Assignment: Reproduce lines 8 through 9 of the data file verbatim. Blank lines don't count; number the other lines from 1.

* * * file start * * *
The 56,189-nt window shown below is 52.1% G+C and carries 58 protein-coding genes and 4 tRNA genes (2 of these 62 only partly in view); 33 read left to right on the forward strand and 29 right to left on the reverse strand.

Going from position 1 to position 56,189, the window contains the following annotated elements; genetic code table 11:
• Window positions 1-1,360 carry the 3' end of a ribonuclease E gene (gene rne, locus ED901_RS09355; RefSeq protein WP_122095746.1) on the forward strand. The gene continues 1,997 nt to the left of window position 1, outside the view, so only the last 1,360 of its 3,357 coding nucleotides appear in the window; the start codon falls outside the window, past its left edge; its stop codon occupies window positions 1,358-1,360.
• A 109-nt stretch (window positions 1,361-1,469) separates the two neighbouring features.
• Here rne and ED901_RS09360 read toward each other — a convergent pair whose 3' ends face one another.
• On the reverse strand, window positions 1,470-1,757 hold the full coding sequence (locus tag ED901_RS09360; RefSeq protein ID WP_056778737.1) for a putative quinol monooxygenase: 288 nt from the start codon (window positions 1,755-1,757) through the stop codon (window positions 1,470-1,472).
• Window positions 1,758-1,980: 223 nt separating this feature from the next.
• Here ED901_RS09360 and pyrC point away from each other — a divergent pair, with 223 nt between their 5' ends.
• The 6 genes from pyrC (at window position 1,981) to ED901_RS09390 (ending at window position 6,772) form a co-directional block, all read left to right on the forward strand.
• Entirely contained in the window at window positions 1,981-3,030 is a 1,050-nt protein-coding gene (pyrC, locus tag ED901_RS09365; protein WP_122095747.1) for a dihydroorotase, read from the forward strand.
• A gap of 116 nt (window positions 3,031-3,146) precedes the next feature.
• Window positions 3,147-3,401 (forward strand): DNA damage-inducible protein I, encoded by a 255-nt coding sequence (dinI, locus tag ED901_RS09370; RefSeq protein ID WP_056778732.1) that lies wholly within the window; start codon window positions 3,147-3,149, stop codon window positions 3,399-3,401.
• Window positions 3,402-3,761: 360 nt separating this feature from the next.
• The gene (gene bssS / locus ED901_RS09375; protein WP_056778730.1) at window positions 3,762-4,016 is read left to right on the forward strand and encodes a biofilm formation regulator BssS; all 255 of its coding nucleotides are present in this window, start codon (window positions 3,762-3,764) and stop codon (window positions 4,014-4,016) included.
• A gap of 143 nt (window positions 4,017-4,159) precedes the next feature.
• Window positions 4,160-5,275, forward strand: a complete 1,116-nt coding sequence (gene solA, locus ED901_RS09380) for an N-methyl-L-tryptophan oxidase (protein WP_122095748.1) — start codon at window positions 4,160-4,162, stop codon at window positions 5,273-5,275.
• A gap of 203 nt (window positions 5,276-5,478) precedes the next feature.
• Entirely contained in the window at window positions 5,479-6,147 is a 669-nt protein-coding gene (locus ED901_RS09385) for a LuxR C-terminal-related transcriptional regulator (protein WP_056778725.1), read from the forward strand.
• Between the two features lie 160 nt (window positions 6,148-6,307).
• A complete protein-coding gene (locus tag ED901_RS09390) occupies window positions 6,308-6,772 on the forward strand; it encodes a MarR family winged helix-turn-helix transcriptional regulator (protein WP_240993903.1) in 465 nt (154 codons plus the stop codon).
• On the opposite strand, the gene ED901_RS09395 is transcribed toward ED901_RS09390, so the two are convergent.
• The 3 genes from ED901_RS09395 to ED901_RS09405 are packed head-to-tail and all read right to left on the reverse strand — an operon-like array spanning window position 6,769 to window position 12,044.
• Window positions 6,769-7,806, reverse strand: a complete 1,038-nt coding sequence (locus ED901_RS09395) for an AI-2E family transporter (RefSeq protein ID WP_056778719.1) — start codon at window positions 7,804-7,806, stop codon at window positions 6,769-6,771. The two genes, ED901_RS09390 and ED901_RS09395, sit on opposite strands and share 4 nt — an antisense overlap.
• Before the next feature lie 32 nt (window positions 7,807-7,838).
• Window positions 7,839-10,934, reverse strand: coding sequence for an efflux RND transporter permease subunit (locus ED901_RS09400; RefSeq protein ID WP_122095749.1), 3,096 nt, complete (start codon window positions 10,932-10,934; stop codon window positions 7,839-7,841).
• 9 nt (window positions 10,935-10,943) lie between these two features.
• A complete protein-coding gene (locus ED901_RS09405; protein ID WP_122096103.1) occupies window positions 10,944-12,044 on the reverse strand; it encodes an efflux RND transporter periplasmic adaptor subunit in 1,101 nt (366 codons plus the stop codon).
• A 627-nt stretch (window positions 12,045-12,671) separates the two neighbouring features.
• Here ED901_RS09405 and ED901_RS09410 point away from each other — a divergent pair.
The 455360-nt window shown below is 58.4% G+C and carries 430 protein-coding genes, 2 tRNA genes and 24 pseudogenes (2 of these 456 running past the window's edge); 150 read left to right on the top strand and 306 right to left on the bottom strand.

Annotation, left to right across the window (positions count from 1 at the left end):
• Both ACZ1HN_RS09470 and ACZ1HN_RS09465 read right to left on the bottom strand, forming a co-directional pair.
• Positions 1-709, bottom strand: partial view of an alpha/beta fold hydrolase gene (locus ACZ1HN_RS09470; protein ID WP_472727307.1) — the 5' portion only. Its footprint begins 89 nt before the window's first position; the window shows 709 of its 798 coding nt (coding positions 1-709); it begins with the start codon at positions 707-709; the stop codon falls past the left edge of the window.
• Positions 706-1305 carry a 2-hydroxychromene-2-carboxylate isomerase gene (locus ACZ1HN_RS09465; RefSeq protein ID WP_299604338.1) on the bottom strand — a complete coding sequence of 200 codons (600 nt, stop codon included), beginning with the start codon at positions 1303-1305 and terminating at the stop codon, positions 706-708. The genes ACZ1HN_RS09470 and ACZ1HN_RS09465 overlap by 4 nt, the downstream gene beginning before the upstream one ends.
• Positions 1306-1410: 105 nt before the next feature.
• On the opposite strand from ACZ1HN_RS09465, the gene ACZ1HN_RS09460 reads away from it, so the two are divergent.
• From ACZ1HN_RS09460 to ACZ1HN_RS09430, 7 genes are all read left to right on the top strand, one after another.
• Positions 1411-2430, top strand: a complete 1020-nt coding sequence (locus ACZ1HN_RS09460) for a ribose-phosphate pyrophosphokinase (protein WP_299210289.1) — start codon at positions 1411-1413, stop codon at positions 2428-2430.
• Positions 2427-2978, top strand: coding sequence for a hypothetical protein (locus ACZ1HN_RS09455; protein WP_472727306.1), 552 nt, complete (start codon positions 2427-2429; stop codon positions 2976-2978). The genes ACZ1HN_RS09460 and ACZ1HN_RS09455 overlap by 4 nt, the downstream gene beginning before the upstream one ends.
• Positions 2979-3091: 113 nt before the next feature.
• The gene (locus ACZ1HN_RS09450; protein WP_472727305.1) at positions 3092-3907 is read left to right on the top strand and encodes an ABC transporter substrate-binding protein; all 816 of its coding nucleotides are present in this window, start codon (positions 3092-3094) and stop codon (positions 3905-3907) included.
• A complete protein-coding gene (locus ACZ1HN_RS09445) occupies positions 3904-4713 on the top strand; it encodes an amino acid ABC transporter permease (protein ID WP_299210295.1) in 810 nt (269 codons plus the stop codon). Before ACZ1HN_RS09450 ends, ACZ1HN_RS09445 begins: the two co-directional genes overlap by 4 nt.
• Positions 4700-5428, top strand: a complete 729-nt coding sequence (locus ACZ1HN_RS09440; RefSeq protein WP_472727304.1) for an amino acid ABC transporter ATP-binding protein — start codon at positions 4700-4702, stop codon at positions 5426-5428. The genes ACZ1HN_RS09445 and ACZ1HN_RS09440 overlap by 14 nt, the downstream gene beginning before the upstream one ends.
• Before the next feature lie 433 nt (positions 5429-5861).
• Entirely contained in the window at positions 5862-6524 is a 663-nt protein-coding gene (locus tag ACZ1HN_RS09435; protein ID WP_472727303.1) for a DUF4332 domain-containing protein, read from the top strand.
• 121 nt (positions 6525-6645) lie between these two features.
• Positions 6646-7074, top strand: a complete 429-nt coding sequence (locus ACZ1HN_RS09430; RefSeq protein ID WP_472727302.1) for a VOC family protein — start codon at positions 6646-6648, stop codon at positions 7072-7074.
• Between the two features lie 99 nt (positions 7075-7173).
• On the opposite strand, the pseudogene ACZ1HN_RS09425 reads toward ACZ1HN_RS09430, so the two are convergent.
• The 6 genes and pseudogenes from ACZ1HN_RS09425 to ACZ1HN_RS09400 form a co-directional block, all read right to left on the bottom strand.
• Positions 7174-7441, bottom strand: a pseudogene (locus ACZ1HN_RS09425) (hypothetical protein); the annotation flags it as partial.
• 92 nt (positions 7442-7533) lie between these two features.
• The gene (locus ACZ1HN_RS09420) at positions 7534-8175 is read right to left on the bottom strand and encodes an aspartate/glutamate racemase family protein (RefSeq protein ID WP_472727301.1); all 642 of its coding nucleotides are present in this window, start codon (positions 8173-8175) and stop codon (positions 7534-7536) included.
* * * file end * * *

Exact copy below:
• Here ED901_RS09360 and pyrC point away from each other — a divergent pair, with 223 nt between their 5' ends.
• The 6 genes from pyrC (at window position 1,981) to ED901_RS09390 (ending at window position 6,772) form a co-directional block, all read left to right on the forward strand.